When a weather system produces large amounts of rain, wind, thunder, lightning, or snow, we use the word "storm."

Weather forecasters are able to predict storms through information gathered from weather satellites.
Big storms produce thunder and lightning. lightning

When precipitation from a storm is in the form of water, we call it a rain storm.

If the rain freezes as it falls, this is called "freezing rain."


Some storms produce large balls of ice–even when it’s warm outside. This is called "hail." Hailstorms are common in the United States during the spring and the summer. hail storm
When precipitation is in the form of ice or snow, we say it’s a snowstorm. snow
Some storms are very powerful. When a funnel cloud touches down on the ground, the storm becomes a tornado. tornado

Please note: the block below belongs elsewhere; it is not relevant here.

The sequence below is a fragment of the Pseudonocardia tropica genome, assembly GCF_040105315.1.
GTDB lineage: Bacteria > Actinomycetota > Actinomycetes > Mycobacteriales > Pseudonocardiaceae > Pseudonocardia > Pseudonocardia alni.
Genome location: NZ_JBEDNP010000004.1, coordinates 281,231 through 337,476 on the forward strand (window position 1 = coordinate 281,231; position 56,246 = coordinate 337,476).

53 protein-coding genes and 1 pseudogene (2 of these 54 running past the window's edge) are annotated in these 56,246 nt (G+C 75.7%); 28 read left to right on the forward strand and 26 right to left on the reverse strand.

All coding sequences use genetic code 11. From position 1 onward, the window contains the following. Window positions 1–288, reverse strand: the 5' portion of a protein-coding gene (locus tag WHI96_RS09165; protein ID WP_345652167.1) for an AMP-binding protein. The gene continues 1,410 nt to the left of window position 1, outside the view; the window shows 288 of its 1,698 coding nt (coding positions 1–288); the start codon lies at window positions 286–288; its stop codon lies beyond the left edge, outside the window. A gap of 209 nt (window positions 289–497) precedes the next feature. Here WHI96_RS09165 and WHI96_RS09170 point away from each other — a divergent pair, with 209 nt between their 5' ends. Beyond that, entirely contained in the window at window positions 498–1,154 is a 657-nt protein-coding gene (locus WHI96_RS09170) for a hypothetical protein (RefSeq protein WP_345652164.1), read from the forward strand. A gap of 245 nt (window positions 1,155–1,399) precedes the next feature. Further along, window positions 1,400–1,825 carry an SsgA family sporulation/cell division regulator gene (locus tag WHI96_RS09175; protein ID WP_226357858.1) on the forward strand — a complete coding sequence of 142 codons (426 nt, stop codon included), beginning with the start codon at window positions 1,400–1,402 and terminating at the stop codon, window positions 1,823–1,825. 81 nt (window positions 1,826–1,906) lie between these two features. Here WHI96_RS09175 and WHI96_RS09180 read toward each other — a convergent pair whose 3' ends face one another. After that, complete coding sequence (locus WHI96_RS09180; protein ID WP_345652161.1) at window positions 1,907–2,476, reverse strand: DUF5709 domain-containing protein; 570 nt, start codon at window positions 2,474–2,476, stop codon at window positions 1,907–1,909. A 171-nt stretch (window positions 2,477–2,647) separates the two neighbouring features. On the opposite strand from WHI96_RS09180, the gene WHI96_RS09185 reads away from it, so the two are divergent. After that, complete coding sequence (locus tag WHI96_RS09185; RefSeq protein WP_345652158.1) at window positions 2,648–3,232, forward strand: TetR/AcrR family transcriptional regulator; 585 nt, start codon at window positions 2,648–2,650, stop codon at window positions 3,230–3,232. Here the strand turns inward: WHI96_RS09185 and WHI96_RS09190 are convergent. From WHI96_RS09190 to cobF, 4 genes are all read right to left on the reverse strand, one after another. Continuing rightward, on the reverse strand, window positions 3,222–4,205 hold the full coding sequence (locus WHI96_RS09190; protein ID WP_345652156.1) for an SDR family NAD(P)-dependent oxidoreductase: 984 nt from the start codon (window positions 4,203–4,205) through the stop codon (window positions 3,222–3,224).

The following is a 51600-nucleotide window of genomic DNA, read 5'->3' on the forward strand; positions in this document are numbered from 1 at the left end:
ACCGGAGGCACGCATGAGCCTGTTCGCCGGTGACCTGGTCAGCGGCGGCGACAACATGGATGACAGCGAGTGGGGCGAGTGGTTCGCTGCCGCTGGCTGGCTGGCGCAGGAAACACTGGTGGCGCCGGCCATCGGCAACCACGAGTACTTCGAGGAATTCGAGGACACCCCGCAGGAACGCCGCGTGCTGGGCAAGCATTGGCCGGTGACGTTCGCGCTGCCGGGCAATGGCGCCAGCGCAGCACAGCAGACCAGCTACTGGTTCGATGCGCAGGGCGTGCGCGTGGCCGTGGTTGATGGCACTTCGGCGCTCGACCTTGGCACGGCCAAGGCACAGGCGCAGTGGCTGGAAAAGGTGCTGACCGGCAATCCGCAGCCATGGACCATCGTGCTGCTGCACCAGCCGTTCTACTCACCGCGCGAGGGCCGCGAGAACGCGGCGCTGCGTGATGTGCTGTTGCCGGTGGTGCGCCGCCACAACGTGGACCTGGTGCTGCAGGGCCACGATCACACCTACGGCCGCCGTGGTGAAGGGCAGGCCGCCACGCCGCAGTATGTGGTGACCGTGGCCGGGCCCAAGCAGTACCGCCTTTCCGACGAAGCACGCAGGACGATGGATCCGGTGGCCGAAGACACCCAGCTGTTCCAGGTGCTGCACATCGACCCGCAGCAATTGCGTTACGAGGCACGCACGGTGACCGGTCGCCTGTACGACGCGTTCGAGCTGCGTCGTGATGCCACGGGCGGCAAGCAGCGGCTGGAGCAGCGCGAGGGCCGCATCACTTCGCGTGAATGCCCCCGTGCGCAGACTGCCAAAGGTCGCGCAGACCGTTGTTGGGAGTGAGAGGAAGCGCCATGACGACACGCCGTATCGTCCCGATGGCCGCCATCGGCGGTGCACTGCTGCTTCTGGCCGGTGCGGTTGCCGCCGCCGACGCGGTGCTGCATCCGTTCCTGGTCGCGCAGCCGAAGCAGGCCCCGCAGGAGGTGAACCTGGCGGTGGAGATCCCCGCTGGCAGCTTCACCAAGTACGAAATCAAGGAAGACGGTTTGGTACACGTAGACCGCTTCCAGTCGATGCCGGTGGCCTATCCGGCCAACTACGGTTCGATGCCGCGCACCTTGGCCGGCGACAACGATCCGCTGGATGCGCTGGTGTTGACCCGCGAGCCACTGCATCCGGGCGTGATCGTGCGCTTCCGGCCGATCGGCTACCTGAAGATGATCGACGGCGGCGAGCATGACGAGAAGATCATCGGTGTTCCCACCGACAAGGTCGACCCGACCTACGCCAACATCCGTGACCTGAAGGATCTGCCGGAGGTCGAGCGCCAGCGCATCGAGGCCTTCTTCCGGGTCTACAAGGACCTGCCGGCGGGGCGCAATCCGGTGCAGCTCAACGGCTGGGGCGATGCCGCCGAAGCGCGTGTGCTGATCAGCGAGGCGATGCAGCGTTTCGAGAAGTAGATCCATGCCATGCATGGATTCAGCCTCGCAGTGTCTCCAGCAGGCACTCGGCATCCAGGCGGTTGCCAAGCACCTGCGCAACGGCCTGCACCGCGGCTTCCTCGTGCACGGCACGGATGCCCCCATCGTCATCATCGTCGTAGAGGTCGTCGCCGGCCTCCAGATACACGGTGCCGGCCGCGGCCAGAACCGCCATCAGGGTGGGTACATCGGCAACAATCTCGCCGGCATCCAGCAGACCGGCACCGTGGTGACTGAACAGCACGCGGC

Hurricanes affect coastal areas. Strong wind, rain, and storm surge bring a lot of water to areas along the shoreline. hurricane
Storms can produce very large and dangerous waves. ship
If the ground can’t absorb the water that falls, this results in a flood. flood

Severe storms often result in the loss of electrical power. This is called a power outage or a blackout.

Power companies work very hard to restore electricity to homes and business that are without power following a storm.


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October 29, 2012